My Core Values
As your representative, I pledge to work on behalf of the interests and values of all SD23 constituents. My core values are predominantly shared throughout our community, but there may also be times when we must seek balance or compromise. I look forward to continuing Colorado’s tradition of practical solutions for cooperative, pleasant living.
As your State Senator, I will focus on making sure that parents and teachers are empowered to make the right choices for their children. Those who are closest to students have the best information about what learning environments are right for their children.
As the population of Colorado has increased along the Front Range, so has the burden on teachers and on teacher salaries. The number of students that teachers are responsible for has grown. This is negatively impacting the quality of education that Colorado’s children receive. Additionally, as the price of housing has increased, the ability to afford to rent or own a home on a teacher salary has become even harder.
Schools need to pay competitive wages. The reality is that, while education funding has been increasing, teachers’ salaries are not increasing at the same rate as salaries for other positions such as superintendents and administrative staff.
The current funding system has serious structural flaws. Simply adding more dollars into this system will only perpetuate and even increase the inequities inherent in the system. Increasing the burden on taxpayers is irresponsible and will not significantly improve student outcomes. Parents want their hard-earned money to be accounted for by putting it into the classroom. I will work on solutions to the current system so that schools can attract the best teaching talent and provide an educational experience that recognizes the unique personalities of our children.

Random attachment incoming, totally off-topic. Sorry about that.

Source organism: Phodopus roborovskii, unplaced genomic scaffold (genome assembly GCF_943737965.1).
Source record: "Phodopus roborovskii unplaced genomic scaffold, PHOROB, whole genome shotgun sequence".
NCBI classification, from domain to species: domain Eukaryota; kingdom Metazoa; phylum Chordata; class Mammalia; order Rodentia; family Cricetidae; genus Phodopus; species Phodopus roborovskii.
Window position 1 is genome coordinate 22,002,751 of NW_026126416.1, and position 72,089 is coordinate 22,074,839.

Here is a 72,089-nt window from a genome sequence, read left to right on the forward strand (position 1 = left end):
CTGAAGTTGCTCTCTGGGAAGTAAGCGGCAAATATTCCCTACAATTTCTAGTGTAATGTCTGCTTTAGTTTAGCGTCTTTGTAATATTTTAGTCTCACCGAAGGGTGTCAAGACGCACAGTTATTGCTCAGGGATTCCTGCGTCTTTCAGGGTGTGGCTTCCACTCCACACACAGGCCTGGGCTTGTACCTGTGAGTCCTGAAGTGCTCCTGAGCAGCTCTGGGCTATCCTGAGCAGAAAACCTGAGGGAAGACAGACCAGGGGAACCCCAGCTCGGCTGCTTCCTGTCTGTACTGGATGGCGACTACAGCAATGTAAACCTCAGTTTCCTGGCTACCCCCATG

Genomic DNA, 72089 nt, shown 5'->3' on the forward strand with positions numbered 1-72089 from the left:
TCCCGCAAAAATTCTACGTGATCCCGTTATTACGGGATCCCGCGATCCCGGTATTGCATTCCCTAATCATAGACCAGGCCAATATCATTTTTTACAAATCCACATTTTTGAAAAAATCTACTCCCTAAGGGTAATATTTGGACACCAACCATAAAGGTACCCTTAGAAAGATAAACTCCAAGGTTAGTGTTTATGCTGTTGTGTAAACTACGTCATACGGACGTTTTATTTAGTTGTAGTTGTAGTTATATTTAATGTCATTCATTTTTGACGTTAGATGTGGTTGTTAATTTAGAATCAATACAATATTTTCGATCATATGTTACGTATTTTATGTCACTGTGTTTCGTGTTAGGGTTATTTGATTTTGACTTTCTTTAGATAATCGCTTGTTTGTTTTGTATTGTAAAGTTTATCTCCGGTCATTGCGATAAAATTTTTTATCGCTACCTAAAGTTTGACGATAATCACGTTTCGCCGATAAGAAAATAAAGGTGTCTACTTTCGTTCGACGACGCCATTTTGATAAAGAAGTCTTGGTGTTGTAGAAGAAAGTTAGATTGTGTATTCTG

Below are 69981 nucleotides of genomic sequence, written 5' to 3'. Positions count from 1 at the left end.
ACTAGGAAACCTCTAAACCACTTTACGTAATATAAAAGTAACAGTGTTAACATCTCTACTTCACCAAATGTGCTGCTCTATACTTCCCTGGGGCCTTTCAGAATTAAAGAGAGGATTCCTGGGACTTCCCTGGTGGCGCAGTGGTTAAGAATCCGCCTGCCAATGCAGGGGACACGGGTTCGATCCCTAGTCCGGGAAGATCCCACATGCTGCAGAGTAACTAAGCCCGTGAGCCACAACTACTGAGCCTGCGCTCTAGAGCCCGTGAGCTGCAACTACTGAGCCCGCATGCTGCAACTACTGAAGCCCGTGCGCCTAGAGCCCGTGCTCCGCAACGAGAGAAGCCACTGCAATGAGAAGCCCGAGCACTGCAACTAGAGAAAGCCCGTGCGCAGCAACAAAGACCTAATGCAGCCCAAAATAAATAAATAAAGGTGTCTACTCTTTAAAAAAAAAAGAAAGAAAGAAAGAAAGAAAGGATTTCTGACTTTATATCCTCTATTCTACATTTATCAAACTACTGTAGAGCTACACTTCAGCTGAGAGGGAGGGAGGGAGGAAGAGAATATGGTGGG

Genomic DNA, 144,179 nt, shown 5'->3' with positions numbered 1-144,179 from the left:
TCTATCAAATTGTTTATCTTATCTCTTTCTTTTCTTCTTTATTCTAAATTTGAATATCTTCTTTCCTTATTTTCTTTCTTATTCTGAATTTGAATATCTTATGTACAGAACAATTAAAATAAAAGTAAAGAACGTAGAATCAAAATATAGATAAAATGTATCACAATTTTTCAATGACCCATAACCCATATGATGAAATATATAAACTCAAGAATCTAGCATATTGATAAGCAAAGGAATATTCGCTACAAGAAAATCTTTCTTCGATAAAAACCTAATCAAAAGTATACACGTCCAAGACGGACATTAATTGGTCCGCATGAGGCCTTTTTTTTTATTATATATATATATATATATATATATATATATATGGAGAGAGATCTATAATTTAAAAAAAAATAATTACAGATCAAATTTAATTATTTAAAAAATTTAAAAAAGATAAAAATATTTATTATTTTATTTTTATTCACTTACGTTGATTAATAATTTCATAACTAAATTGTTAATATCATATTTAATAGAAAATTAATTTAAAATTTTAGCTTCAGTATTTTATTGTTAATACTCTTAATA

I will fight for better healthcare options and increased competition. Healthcare providers should be working to provide you, the customer, the best product at the lowest price. Healthcare has become one of the most over-regulated areas of the economy. More government control has and will only lead to worsening outcomes. If Jared Polis works to setup government price controls, it would have devastating consequences to healthcare in Colorado. Either the price controls will lead to the loss of 2,000 doctors and over 2,000 health care workers (i.e. Nurses) or it will force employer-provided insurance to pass on the costs to their employees, leading to thousands of jobs lost in Colorado as businesses find it harder to afford health insurance for workers.
No one wants to lose their favorite doctor due to government mandated price cuts. A better solution is to make it easier to purchase insurance on the market and even offer tax credits for those who participate in the health-share market and are able to negotiate rates and expenses downwards. Avoiding more heavy-handed mandates that further distort the health insurance market should be avoided.
Families need to be able to get to where they are going safely without spending excessive time stuck in traffic. This is why our focus needs to be first on expanding the existing road network. This must be balanced with maintaining and operating our roads. When roads aren’t maintained well it increases expenses for drivers. A recent report estimates the cost of deteriorating roads in Colorado cost $468 per driver each year.
The political party currently in control of our legislature is using the quality of our roads to hold taxpayers hostage. They don’t want to prioritize the roads unless voters approve a tax increase. It should not be this way. I will never vote for a tax increase. This is because I am committed to resolving our traffic problems with the taxes we already pay and save Colorado drivers money on car maintenance.
This does not mean more subsidies or bailouts for transit. I have taken an RTD bus or train every single workday for the last six years. I recognize that there is almost no accountability for how the transit system is run or whether or not it is financially viable. Transit needs better oversight, not a bailout for bad management.